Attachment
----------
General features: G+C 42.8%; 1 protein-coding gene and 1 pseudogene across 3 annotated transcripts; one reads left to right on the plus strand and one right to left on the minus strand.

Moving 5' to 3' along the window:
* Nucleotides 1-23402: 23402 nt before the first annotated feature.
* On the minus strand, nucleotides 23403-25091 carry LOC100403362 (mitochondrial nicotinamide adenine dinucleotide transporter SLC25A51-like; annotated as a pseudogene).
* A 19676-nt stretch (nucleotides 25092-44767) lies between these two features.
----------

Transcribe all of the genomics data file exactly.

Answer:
General features: G+C 42.8%; 1 protein-coding gene and 1 pseudogene across 3 annotated transcripts; one reads left to right on the plus strand and one right to left on the minus strand.

Moving 5' to 3' along the window:
* Nucleotides 1-23402: 23402 nt before the first annotated feature.
* On the minus strand, nucleotides 23403-25091 carry LOC100403362 (mitochondrial nicotinamide adenine dinucleotide transporter SLC25A51-like; annotated as a pseudogene).
* A 19676-nt stretch (nucleotides 25092-44767) lies between these two features.